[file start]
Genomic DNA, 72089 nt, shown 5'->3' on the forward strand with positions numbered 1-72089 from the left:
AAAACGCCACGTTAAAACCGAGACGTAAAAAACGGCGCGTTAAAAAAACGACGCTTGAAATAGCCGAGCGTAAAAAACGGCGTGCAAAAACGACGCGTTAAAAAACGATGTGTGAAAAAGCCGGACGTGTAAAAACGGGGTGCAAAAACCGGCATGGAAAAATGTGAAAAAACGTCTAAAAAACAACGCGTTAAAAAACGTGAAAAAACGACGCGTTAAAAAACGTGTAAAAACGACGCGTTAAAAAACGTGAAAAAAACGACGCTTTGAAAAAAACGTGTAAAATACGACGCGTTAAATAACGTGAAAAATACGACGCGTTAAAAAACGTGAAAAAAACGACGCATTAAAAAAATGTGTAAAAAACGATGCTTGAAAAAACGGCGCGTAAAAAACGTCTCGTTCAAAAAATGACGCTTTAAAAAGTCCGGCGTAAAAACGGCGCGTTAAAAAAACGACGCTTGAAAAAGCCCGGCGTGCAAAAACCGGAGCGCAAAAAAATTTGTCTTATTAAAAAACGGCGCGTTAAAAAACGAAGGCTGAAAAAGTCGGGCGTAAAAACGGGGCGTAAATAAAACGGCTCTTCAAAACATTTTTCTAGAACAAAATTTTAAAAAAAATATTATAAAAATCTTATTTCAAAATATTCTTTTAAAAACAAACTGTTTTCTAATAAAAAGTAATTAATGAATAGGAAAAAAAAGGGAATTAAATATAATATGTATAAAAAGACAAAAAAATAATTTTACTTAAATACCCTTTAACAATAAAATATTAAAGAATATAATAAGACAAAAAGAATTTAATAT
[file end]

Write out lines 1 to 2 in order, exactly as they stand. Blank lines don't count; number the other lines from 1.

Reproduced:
Genomic DNA, 72089 nt, shown 5'->3' on the forward strand with positions numbered 1-72089 from the left:
AAAACGCCACGTTAAAACCGAGACGTAAAAAACGGCGCGTTAAAAAAACGACGCTTGAAATAGCCGAGCGTAAAAAACGGCGTGCAAAAACGACGCGTTAAAAAACGATGTGTGAAAAAGCCGGACGTGTAAAAACGGGGTGCAAAAACCGGCATGGAAAAATGTGAAAAAACGTCTAAAAAACAACGCGTTAAAAAACGTGAAAAAACGACGCGTTAAAAAACGTGTAAAAACGACGCGTTAAAAAACGTGAAAAAAACGACGCTTTGAAAAAAACGTGTAAAATACGACGCGTTAAATAACGTGAAAAATACGACGCGTTAAAAAACGTGAAAAAAACGACGCATTAAAAAAATGTGTAAAAAACGATGCTTGAAAAAACGGCGCGTAAAAAACGTCTCGTTCAAAAAATGACGCTTTAAAAAGTCCGGCGTAAAAACGGCGCGTTAAAAAAACGACGCTTGAAAAAGCCCGGCGTGCAAAAACCGGAGCGCAAAAAAATTTGTCTTATTAAAAAACGGCGCGTTAAAAAACGAAGGCTGAAAAAGTCGGGCGTAAAAACGGGGCGTAAATAAAACGGCTCTTCAAAACATTTTTCTAGAACAAAATTTTAAAAAAAATATTATAAAAATCTTATTTCAAAATATTCTTTTAAAAACAAACTGTTTTCTAATAAAAAGTAATTAATGAATAGGAAAAAAAAGGGAATTAAATATAATATGTATAAAAAGACAAAAAAATAATTTTACTTAAATACCCTTTAACAATAAAATATTAAAGAATATAATAAGACAAAAAGAATTTAATAT